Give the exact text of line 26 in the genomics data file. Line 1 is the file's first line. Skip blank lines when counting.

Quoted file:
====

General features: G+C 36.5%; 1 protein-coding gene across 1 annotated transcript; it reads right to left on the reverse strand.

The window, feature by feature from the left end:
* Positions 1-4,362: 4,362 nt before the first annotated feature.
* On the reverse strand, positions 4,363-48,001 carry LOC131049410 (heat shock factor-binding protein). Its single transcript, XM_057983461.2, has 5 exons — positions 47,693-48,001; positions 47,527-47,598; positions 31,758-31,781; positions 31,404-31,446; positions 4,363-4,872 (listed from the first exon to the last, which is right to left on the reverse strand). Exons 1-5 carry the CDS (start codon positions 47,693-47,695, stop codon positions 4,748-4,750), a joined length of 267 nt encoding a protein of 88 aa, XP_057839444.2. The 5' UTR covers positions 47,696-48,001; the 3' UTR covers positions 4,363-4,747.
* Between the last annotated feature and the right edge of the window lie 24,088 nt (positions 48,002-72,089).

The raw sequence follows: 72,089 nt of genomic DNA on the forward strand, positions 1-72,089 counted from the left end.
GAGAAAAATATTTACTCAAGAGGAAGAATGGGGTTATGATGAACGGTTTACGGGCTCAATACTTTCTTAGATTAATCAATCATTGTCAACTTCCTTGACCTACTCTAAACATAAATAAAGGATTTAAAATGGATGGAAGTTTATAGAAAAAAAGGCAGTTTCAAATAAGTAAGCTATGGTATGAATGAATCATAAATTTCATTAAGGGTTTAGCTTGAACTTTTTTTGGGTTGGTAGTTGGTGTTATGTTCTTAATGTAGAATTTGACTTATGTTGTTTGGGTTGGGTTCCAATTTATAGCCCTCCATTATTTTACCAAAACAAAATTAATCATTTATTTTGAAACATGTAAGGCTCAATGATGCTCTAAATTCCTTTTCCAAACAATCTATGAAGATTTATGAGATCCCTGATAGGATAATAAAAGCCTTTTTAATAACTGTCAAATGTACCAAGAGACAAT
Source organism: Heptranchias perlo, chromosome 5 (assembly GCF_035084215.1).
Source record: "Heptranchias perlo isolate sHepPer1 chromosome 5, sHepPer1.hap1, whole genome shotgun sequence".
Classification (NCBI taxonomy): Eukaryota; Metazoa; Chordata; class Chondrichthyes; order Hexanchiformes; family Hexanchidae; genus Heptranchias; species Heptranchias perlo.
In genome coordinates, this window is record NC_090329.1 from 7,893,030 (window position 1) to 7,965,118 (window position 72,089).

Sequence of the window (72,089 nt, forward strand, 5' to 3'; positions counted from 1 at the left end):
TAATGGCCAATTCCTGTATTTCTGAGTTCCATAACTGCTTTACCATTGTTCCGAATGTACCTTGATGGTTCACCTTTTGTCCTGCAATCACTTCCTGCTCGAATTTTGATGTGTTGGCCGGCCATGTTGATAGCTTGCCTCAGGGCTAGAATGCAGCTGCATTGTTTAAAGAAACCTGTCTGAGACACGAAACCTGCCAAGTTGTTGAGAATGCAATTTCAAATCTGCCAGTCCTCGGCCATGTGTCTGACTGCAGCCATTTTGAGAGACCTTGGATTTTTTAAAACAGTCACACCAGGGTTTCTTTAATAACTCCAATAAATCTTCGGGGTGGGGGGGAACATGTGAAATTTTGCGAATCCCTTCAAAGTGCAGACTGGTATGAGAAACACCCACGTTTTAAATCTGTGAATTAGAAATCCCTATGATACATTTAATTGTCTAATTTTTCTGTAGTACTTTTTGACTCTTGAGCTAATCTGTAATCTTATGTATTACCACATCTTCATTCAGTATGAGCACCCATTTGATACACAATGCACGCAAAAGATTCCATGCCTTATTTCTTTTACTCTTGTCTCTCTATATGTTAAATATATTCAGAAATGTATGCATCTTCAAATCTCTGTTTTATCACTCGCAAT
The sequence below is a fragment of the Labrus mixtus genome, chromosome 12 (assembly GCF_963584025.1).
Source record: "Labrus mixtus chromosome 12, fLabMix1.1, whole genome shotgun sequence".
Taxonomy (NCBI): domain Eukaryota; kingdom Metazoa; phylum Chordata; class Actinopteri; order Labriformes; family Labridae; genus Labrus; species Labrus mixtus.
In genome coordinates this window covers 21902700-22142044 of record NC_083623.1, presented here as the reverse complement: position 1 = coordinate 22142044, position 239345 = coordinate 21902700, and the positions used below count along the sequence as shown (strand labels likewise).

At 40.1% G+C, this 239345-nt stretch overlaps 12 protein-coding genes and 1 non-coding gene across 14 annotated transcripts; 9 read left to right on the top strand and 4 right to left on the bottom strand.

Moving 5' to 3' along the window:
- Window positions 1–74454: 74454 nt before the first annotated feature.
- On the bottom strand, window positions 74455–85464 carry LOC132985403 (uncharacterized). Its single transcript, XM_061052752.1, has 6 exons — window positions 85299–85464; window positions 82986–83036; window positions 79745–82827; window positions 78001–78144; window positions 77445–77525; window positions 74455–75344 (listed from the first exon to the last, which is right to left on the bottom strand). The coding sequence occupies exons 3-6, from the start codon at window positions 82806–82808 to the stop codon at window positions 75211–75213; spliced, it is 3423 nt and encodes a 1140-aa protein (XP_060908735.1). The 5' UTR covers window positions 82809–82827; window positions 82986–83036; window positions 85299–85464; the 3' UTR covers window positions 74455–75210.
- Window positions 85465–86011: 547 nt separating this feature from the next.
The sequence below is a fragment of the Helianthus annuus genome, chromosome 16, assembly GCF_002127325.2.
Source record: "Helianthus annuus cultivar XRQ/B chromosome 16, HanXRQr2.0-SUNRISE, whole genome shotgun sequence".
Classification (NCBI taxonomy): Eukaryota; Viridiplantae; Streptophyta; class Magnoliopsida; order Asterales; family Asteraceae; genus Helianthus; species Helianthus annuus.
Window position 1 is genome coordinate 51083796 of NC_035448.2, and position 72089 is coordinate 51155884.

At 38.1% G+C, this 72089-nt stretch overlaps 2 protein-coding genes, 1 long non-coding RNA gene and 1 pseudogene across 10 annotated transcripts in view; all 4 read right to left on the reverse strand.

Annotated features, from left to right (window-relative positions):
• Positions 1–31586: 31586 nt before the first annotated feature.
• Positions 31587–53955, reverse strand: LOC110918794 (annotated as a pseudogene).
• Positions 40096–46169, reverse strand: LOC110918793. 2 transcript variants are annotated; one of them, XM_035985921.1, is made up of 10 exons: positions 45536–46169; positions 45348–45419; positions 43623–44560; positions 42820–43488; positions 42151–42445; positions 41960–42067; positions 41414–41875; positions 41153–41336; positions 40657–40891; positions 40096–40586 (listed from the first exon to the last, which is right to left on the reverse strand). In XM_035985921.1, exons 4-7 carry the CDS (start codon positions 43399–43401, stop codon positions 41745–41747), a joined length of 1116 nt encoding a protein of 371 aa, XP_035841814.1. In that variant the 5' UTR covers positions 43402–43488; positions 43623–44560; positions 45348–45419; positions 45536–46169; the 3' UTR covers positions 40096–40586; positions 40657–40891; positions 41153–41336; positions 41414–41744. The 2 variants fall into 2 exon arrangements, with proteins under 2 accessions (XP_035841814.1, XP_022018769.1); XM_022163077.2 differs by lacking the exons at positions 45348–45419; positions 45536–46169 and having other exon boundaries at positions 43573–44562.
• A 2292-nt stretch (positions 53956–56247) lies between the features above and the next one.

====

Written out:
Window position 1 is genome coordinate 51083796 of NC_035448.2, and position 72089 is coordinate 51155884.